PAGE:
Dawn French is smart, successful and hilarious. So, of course, she's asked about her weight.

Here’s a few fun facts about Dawn French:

  • She has an adopted daughter, Billie.
  • She’s raised hundreds of thousands of dollars for charities, through Comic Relief, the Elton John AIDS Foundation, and Cancer Research UK.
  • Her husband Mark Bignell is the chief executive of a charity that French’s mother, Roma, founded.
  • She’s the Chancellor of Falmouth University.
  • She’s pretty goddamn interesting.

So when 60 minutes featured her in their program on Sunday night, when Liz Hayes sat down with this interesting, intelligent, funny, sassy woman, a woman who was named one of the UK’s most 100 influential women, what do you reckon they’d talk about?

How fat she is?

No, of course not.

Except that’s exactly what happened.

After she was introduced as the “Roly Poly” queen of comedy, Liz Hayes proceeded to then call her the “big half” of the comedy duo that made her famous, launching into a series of questions about her size,  how much chocolate she eats, and how great her breasts are.

The French is not amused (via Channel Nine/60mins)

According to 60 mins, French came from “a family that always made her feel comfortable about her size”.  And “she doesn’t mind throwing her weight around”.

I can just imagine the producers, researchers and script writers all sitting around the boardroom table brainstorming the segment. “Dawn French eh? That’s the funny one? What are we going with here? What’s our ANGLE? What’s going to make this segment sing?”

“Well, she’s pretty fat.”

“Yeah and she’s a woman.”

“Great. Let’s go with that! Someone, for the LOVE OF GOD, get the scoop on how much chocolate she eats.”

As I watched it and my ears pricked at the weight references, I thought it must be a story about how she’s partnering with Weight Watchers or Jenny Craig.  I kept waiting for the spiel about how she’s determined to change and take control of her life, (because, you know, fat people have no self-control now do they? It’s only the thin ones).

But that wasn’t it at all.

The story was her impending Australian tour. The reason for the interview had NOTHING to do with her weight.

This is a woman whose TV career started 33 years ago.  Who has won a slew of awards as the comic duo French And Saunders.  Who sashayed into our hearts as The Vicar Of Dibley,  the final episode of which was watched by 12.3million viewers in the UK.

She’s a bestselling author of three books, she has a trophy cabinet lined with BAFTA’s, the honorary Golden Rose of Montreux, and she’s been listed as the most admired female celebrity amongst women in Britain, and named one of the 100 most powerful women in the UK.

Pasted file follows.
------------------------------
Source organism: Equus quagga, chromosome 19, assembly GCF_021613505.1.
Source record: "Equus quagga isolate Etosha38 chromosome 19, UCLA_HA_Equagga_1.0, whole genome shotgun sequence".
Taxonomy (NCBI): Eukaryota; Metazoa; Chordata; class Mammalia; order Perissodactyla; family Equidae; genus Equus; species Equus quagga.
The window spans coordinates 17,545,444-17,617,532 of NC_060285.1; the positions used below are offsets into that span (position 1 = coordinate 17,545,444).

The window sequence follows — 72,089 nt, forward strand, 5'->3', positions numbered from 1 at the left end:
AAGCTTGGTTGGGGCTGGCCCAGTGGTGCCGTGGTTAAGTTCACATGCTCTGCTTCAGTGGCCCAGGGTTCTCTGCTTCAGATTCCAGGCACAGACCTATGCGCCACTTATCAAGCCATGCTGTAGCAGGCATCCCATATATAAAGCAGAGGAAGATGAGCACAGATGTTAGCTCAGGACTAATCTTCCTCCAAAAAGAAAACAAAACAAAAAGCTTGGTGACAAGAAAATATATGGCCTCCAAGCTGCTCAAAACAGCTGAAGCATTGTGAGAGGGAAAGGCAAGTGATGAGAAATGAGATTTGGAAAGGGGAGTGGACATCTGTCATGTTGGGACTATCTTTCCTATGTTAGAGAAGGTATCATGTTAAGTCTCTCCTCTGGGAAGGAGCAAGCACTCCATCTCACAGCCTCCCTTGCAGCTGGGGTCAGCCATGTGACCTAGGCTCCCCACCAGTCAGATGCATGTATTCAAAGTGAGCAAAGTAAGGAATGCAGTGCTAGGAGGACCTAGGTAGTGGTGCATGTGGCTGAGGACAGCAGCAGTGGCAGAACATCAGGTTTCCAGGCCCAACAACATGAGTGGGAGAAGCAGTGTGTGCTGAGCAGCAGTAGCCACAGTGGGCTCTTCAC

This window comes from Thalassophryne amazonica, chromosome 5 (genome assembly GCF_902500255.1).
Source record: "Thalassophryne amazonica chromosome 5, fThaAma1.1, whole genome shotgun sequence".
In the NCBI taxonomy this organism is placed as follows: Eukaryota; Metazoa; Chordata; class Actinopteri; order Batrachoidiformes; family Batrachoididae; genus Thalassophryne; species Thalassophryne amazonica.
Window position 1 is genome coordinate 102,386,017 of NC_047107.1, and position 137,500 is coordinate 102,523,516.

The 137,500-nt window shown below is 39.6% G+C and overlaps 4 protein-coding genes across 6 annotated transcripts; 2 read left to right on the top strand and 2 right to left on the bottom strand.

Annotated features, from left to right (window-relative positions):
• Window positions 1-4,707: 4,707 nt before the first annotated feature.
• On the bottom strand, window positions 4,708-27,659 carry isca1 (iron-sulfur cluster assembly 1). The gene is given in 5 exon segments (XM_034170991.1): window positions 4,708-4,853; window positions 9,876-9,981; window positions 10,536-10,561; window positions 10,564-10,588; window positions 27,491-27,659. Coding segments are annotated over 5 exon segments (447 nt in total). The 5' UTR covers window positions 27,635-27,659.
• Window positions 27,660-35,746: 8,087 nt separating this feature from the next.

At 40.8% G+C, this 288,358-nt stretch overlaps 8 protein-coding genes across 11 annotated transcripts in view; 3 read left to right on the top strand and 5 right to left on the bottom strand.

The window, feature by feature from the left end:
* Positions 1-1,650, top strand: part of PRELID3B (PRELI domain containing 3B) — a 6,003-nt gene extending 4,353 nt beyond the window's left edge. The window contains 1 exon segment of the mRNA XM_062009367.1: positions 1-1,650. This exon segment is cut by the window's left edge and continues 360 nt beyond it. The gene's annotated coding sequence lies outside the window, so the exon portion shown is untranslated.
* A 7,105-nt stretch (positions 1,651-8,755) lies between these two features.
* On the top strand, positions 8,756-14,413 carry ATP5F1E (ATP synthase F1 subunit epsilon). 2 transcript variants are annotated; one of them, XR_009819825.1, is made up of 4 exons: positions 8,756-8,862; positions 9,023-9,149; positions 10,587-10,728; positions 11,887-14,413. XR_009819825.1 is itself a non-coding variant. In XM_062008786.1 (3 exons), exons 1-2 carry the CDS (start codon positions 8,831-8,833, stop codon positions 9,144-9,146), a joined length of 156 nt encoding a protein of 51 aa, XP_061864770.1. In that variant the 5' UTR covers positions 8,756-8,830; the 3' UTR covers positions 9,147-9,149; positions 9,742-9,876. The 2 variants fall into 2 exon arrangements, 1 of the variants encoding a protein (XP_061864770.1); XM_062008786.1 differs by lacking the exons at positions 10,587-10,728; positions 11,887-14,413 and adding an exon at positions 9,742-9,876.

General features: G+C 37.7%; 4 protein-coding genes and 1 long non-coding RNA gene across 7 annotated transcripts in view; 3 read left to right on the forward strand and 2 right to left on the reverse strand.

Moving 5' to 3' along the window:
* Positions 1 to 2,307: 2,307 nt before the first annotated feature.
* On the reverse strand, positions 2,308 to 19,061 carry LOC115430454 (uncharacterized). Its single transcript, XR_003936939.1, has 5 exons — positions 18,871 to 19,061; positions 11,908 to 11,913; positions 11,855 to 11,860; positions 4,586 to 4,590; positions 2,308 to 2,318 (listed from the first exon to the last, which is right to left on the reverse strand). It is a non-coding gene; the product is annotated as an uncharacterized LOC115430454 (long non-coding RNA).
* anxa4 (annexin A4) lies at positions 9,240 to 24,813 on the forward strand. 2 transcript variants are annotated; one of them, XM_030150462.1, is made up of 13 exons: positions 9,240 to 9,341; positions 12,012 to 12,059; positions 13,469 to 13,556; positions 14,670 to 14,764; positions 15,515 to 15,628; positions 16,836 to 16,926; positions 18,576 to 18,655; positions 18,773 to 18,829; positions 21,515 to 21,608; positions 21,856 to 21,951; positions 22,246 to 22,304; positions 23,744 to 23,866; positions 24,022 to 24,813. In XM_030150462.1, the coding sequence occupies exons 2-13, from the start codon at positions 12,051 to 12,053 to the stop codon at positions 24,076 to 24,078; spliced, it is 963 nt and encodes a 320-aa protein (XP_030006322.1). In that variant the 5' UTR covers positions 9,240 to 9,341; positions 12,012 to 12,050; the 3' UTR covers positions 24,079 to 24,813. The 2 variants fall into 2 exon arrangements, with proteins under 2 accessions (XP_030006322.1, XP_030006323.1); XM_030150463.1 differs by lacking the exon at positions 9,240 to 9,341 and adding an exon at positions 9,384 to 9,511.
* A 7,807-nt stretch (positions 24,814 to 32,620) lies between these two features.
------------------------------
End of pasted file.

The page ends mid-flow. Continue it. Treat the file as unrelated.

And an Australian current affairs show just asked her how much chocolate she eats.

The bestselling autobiography, Dear Fatty

Were the producers confused by the title of her book? Because THAT, friends, is a reference to the nickname she gave her co-host and best mate Jennifer Saunders.  And that is info you could find pretty easily, by googling her name.

In fact, I did google her name, just to see if Google algorithms think Dawn French fat is a thing.

It’s not.

You can see her bristle when the questions are asked.  But like the professional she is, she takes it on the chin.  In the past she’s talked about size-ism, how she couldn’t really give a toss what she looks like, and how she attributes her self-confidence to her late father Denys, who never failed to assure her that she looked beautiful.

 “He sat me down and told me that I was beautiful, that I was the most precious thing in his life, that he prized me above all else and that he was proud to be my father.”

No, Dawn French is not spruiking  (via Channel Nine / 60 mins)

And we just ignored all that and went with the fat angle anyway.

It’s interesting that even a story about a successful woman, by another successful woman, could not help but reference weight and appearance.

This week on Mamamia Out Loud, Mia Freedman made the point that if some comedians make their size part of the schtick, does that allow permission to talk about it?

Rebel Wilson makes her, and her size, a sight gag.  So if you bring your body into the conversation, it’s part of the conversation.

But Nikki Gemmel thinks it’s a problem.

What she looks like is irrelevant to that. Her size and what she looks like isn’t what it’s all about.

The full episode is here:

Listen on itunes

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And watch the video here:

Video via 60 Minutes

What do you think? 

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